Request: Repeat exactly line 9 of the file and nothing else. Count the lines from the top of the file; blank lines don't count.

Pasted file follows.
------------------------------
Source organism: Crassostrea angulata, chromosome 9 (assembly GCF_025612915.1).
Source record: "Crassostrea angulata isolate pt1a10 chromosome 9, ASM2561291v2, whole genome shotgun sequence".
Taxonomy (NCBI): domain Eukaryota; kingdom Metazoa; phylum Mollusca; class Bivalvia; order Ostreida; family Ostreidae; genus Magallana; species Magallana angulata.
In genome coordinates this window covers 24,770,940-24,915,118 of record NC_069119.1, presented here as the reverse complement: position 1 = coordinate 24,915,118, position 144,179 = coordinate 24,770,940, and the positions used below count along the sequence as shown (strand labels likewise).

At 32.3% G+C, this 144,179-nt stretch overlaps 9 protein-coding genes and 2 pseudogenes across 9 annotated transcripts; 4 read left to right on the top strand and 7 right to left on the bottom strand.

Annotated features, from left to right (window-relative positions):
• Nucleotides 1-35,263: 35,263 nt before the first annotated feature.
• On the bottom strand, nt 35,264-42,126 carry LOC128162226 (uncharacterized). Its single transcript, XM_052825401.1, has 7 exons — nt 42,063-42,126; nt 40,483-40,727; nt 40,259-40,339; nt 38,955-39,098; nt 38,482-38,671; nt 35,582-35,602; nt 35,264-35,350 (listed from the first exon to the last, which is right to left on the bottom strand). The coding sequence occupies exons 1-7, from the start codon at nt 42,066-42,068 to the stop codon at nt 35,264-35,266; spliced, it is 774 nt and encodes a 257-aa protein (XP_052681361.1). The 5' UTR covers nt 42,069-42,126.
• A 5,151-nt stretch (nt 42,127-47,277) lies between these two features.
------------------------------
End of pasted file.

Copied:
• A 5,151-nt stretch (nt 42,127-47,277) lies between these two features.